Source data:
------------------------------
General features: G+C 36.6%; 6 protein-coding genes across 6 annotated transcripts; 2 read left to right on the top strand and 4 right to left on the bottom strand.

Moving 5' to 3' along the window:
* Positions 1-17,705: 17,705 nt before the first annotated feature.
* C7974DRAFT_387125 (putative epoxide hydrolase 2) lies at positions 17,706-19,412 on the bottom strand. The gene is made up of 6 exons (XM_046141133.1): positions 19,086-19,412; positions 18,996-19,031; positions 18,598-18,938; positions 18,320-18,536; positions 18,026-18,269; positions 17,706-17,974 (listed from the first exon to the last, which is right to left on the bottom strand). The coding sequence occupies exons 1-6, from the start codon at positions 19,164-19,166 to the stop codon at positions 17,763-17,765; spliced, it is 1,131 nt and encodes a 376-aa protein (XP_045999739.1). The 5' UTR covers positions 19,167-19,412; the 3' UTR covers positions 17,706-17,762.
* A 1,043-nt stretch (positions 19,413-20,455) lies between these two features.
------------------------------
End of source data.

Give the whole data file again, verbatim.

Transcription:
General features: G+C 36.6%; 6 protein-coding genes across 6 annotated transcripts; 2 read left to right on the top strand and 4 right to left on the bottom strand.

Moving 5' to 3' along the window:
* Positions 1-17,705: 17,705 nt before the first annotated feature.
* C7974DRAFT_387125 (putative epoxide hydrolase 2) lies at positions 17,706-19,412 on the bottom strand. The gene is made up of 6 exons (XM_046141133.1): positions 19,086-19,412; positions 18,996-19,031; positions 18,598-18,938; positions 18,320-18,536; positions 18,026-18,269; positions 17,706-17,974 (listed from the first exon to the last, which is right to left on the bottom strand). The coding sequence occupies exons 1-6, from the start codon at positions 19,164-19,166 to the stop codon at positions 17,763-17,765; spliced, it is 1,131 nt and encodes a 376-aa protein (XP_045999739.1). The 5' UTR covers positions 19,167-19,412; the 3' UTR covers positions 17,706-17,762.
* A 1,043-nt stretch (positions 19,413-20,455) lies between these two features.